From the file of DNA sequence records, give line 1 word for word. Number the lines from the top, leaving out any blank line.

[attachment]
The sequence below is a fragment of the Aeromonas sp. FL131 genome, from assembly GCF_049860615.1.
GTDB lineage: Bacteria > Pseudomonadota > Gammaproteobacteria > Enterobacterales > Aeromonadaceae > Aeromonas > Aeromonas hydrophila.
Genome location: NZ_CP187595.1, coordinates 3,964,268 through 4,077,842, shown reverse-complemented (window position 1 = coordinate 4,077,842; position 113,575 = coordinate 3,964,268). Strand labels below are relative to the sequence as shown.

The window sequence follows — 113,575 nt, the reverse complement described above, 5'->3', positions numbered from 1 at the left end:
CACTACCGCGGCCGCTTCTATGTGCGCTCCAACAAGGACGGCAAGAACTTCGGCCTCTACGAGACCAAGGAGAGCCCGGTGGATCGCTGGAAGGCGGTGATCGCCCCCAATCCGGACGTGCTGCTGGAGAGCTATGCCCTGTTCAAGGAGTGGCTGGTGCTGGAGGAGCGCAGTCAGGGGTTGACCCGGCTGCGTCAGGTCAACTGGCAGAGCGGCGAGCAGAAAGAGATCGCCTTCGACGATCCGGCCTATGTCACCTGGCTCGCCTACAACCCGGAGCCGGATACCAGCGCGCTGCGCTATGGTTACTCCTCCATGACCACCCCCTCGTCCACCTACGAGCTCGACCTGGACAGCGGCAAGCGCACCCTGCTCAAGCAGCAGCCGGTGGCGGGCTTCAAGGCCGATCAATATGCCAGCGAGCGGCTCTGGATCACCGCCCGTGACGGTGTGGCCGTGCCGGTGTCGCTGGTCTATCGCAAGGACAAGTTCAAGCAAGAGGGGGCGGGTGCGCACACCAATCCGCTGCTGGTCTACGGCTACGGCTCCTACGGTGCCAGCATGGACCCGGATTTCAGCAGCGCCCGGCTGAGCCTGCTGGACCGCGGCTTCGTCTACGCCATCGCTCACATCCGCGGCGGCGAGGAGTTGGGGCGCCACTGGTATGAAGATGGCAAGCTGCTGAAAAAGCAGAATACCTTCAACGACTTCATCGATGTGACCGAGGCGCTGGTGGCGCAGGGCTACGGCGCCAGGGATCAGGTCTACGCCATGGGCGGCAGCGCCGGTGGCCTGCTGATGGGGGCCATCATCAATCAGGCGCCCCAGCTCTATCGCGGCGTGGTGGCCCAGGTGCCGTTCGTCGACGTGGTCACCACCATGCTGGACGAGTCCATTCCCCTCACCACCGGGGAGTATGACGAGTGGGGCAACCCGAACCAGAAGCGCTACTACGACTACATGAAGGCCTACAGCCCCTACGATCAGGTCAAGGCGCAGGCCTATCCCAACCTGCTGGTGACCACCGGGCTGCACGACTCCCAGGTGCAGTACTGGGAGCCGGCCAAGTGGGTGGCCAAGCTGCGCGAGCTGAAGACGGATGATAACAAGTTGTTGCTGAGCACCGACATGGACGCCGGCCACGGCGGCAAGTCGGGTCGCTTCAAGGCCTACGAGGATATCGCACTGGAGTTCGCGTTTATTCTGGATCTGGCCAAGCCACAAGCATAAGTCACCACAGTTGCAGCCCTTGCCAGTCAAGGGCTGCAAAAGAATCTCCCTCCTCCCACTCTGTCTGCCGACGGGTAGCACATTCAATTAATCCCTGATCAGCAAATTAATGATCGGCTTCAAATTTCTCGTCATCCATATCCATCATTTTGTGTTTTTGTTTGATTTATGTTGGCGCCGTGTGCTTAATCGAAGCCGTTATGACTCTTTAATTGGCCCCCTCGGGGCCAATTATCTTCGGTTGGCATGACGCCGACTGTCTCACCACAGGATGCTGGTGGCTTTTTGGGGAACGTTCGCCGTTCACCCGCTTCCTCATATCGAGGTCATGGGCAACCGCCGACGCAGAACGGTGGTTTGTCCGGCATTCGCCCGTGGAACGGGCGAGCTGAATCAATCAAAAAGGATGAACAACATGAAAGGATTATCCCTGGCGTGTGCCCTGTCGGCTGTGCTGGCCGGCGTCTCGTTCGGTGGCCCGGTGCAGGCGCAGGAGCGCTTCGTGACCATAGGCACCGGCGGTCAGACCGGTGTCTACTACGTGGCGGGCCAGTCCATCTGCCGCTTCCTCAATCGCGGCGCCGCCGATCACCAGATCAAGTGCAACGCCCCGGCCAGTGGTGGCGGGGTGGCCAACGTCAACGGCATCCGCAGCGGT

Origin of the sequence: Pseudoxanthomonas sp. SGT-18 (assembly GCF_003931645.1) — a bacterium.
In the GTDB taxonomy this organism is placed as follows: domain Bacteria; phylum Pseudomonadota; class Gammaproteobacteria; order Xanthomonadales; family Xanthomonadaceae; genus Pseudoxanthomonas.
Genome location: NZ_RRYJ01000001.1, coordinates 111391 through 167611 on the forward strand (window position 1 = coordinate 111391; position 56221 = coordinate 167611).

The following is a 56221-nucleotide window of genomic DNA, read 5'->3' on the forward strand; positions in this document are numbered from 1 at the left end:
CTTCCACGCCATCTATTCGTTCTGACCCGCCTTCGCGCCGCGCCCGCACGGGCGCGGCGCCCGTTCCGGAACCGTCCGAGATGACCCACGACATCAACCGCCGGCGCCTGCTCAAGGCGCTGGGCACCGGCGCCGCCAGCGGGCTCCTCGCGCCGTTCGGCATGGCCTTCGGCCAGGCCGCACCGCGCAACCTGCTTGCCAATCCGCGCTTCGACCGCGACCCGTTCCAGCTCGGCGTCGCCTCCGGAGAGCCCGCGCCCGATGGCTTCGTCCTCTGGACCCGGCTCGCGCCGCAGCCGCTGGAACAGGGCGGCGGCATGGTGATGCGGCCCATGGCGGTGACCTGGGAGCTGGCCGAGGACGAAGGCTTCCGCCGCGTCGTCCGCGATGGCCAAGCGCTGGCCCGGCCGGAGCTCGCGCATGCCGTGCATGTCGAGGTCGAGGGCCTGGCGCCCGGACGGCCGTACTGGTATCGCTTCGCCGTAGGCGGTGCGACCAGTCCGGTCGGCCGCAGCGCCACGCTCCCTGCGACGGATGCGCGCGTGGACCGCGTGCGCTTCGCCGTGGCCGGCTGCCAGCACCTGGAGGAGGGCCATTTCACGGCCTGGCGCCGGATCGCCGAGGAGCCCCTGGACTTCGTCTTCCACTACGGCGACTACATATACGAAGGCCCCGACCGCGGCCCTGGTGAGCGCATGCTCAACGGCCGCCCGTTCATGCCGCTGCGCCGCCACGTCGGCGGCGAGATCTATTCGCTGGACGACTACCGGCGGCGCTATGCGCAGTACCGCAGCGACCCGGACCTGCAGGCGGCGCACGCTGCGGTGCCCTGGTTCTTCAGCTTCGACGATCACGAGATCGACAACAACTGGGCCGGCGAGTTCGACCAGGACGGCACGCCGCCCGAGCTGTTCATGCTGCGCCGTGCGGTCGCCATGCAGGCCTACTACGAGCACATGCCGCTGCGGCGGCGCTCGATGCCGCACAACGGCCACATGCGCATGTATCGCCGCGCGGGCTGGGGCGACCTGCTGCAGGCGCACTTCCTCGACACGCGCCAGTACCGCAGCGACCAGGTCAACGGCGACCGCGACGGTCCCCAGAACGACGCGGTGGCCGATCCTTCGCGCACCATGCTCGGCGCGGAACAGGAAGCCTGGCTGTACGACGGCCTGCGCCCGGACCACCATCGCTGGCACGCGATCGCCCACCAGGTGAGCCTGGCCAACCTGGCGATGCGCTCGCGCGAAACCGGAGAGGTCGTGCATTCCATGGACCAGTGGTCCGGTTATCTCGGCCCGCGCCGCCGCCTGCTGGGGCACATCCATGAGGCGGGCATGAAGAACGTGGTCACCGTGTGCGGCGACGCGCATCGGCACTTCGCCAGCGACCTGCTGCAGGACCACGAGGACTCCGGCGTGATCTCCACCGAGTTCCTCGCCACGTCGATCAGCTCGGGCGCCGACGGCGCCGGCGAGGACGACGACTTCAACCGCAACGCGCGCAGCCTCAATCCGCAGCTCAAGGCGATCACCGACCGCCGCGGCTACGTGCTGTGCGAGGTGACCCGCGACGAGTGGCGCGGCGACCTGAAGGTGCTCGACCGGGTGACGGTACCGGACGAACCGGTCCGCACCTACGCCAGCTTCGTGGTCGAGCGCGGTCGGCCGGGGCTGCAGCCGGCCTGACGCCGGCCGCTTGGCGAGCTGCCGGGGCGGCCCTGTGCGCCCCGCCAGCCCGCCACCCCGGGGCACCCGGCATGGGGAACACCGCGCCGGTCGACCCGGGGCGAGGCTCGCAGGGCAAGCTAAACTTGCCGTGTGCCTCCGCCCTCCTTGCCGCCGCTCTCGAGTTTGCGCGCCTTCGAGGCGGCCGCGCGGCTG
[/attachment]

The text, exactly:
The sequence below is a fragment of the Aeromonas sp. FL131 genome, from assembly GCF_049860615.1.